Apple project lead Ted Kremenek discusses Swift 5 & how it is used internally

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  • Reply 41 of 42
    ivanhivanh Posts: 372member
    IreneW said:
    IreneW said:
    ivanh said:
    SWIFT is 30 years behind dBase IV in application development. We need application generator, not coding.
    Never did much real development, did you?
    Perhaps he hasn't, but I have, and while his comment is more rhetoric than fact, the point remains valid.

    That bit the article mentions about the ABI stands out.  Having not used Swift, I won't comment on the specifics, but I will comment on the general case.  Maintaining compatibility of interface between applications and modules built with different versions of a compiler is almost an absolute must.  Effectively cutting a new application off from old modules is a really dumb idea.  Lack of compatibility means that any modules I want to reference must also be recompiled, even if they're working fine.  This rebuild brings with it risk, since the new compiler might have changes that change the way the code works, or removes a feature used by the old code (these aren't issues most of the time, but I've seen them both, especially with some C compilers), which means the old module has to be reworked to work around the compiler issue.

    Not to mention the fact that the older build might still be required by still other modules, which means maintaining multiple versions, with potentially multiple versions of the source as well.  Been there, done that, got the t-shirt.  No thanks.

    Now, that doesn't mean the interface shouldn't evolve and improve, by any means.  Maintaining compatibility isn't that tough for a well designed compiler, and can be implemented in a number of ways.  As interfaces evolve, perhaps include the backwards compatibility for old builds in every newly built application.  Obviously this means including code might not ever be used.  Or perhaps a compiler switch that says "include compatibility for version X.X modules."  Better still if that detection were built into the compiler, so that when an older module is referenced, the needed compatibility is automatically included.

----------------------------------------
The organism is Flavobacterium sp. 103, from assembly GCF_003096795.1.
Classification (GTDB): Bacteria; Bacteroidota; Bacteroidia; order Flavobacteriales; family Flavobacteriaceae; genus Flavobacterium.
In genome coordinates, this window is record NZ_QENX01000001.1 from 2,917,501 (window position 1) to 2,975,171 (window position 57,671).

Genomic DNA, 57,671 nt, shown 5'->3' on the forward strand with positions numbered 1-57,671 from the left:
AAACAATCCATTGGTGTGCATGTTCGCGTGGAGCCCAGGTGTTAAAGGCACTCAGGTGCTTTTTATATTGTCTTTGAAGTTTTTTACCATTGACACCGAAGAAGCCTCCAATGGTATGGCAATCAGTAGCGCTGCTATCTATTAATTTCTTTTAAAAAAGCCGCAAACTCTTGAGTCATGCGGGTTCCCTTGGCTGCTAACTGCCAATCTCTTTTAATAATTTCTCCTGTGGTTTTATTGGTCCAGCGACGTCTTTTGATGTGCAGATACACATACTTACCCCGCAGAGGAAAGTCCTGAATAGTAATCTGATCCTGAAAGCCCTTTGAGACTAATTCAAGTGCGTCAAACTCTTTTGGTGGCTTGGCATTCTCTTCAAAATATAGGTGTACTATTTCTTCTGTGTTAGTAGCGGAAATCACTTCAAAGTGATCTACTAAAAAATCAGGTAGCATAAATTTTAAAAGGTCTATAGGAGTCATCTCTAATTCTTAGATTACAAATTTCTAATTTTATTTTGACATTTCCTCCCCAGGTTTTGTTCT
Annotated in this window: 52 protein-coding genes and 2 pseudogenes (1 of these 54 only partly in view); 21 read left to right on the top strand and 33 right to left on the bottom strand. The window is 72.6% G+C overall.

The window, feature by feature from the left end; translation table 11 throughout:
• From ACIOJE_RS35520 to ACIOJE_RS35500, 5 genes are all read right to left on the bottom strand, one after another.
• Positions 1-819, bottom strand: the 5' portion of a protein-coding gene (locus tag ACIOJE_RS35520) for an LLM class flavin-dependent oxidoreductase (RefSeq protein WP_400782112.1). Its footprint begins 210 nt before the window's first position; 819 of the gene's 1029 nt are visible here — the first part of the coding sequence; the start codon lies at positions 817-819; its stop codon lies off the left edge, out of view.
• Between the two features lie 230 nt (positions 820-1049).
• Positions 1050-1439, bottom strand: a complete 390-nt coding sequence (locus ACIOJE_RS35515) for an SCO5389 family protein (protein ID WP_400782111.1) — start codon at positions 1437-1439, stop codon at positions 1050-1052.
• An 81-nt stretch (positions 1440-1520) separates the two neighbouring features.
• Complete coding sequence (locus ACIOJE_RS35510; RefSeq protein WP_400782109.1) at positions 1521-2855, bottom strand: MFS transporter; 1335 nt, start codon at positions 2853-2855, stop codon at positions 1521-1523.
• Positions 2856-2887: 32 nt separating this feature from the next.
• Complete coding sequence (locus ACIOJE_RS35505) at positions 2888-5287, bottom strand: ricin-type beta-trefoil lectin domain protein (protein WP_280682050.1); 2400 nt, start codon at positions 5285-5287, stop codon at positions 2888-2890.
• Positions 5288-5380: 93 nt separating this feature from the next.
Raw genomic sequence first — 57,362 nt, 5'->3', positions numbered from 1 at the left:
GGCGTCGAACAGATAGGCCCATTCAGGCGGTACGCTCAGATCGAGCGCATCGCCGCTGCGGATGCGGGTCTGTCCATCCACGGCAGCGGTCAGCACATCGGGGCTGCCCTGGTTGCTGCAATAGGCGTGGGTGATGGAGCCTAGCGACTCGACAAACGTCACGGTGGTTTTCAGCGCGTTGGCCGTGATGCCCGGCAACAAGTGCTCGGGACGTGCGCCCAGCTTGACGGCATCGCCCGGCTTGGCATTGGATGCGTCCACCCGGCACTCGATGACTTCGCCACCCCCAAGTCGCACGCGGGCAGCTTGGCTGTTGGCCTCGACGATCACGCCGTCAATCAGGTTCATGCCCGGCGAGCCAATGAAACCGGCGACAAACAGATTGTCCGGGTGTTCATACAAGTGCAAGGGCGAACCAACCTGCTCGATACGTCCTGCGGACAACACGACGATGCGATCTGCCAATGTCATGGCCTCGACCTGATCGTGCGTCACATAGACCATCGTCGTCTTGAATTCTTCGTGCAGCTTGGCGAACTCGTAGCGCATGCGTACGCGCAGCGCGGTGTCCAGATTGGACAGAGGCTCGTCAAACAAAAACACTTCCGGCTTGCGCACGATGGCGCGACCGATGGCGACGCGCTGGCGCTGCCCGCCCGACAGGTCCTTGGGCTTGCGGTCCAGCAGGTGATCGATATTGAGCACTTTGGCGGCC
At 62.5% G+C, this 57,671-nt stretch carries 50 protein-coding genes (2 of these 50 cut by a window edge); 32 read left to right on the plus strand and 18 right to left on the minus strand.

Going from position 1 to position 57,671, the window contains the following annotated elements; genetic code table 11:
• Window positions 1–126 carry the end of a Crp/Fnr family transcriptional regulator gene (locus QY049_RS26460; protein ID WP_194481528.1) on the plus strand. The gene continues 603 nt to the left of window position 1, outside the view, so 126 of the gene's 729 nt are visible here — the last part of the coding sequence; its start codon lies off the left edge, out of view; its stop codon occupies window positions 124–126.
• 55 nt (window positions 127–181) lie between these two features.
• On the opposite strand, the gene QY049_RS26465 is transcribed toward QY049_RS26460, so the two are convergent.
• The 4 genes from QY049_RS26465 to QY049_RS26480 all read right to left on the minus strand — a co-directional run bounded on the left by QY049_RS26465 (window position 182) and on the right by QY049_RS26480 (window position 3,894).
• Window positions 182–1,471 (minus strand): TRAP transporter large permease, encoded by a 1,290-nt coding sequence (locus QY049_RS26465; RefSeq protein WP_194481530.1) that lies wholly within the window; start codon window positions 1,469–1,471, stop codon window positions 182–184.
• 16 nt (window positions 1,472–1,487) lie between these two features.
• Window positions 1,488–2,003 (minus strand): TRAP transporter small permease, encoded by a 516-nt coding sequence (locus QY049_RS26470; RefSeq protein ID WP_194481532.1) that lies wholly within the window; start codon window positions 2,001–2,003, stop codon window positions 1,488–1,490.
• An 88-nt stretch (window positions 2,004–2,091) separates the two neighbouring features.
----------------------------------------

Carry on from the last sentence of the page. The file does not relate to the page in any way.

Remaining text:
Lack of compatibility for modules built with older versions of the compiler (unless it's something like a security issue) just creates more, in most cases unnecessary, work for developers, including Apple's own developers.
    No doubt about it, I absolutely agree that a stable ABI is fundamental and that Swift is still too immature for (my) professional use.
    My comment were about the "application generator", a concept that is usable for a very small subset of the SW running in CPUs today. I have tried different generations, including the really expensive model--based engineering tools and the latest AI/ML magic. Code is still king.
    “Coding is still king” that I disappointedly agree. Regarding a “stable ABI” I prefer to see iOS Virtual Machines. 
    Previous Qs: I don’t see Swift be able to run on Android phones in near future. Xcode should have AI-enhanced coding assistant to ease backward- and forward-compatibility while keeping the devices secure. If Swift 5 gets obese from a fat Swift 4, and the products run even slower, it’ll be ugly.
    IreneW
  • Reply 42 of 42
    mcdavemcdave Posts: 1,169member
    asdasd said:
    mcdave said:
    asdasd said:
    mcdave said:
    asdasd said:
    mcdave said:
    welshdog said:
    BTW: Everyone can't code.
    Yeah but only like everyone can’t write.  With a little education its just not that hard. The problem is ‘coders’ have taken it upon themselves to design too and that’s the hard part but only due to their lack of subject matter expertise.  Implementing a well considered design is less demanding than most think, good designs are simple and require minimal technical implementation.